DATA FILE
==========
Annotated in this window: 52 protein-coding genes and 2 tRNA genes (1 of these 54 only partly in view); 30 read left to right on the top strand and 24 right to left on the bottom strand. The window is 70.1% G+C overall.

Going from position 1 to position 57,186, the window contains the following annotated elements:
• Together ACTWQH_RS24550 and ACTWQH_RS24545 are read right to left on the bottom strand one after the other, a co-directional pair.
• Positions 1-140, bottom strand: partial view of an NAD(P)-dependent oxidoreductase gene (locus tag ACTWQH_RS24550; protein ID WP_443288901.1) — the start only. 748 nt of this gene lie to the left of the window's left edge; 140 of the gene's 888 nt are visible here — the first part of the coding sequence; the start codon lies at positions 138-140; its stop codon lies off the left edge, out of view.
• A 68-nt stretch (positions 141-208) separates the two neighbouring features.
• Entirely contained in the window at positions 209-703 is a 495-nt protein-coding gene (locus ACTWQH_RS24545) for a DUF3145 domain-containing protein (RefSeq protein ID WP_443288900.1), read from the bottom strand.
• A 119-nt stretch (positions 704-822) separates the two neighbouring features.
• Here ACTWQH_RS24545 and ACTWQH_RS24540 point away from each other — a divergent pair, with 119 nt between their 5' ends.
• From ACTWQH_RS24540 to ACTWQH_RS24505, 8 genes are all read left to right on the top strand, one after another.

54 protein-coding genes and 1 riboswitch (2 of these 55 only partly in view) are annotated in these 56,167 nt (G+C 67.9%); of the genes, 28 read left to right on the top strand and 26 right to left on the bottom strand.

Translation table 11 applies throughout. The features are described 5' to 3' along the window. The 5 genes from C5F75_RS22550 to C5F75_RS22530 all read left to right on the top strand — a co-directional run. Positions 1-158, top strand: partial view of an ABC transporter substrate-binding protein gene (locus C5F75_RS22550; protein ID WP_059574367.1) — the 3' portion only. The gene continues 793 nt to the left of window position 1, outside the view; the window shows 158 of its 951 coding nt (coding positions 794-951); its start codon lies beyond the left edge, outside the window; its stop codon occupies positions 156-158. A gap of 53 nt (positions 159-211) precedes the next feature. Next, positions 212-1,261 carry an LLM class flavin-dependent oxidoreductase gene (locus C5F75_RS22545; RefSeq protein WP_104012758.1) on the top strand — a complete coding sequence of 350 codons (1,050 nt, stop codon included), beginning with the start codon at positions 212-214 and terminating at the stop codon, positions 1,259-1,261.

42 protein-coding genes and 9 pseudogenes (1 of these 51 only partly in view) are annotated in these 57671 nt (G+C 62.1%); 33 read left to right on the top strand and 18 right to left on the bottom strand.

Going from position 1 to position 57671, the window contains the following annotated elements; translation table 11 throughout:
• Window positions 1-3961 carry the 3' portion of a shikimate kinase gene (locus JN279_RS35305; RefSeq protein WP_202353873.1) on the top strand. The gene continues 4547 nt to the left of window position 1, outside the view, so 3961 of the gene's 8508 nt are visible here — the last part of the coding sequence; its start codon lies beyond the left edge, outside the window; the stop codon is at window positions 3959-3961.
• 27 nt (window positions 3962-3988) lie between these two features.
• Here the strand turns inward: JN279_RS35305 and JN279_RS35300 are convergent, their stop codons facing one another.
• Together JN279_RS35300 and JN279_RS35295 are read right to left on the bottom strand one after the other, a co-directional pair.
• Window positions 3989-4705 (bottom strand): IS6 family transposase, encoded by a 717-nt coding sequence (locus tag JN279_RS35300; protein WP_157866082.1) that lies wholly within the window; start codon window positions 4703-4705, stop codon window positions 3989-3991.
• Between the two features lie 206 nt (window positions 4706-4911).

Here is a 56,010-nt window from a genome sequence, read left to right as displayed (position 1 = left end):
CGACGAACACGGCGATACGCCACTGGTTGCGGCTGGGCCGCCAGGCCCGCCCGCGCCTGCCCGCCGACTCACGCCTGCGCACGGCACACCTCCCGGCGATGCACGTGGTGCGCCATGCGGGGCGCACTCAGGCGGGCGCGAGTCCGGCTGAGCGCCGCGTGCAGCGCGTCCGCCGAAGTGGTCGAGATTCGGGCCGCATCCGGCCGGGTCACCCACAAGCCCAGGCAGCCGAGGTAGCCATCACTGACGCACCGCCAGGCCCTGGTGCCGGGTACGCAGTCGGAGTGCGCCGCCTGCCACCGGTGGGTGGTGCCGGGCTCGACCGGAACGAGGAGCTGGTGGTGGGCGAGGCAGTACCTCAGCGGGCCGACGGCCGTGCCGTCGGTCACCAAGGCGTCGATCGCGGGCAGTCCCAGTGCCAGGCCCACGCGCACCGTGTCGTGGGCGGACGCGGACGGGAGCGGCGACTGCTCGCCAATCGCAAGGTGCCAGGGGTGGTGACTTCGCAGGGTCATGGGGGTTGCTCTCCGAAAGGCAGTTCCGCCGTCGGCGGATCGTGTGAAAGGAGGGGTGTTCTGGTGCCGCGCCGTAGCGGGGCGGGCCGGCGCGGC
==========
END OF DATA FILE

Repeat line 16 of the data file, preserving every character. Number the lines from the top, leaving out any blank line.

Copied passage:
• Here the strand turns inward: JN279_RS35305 and JN279_RS35300 are convergent, their stop codons facing one another.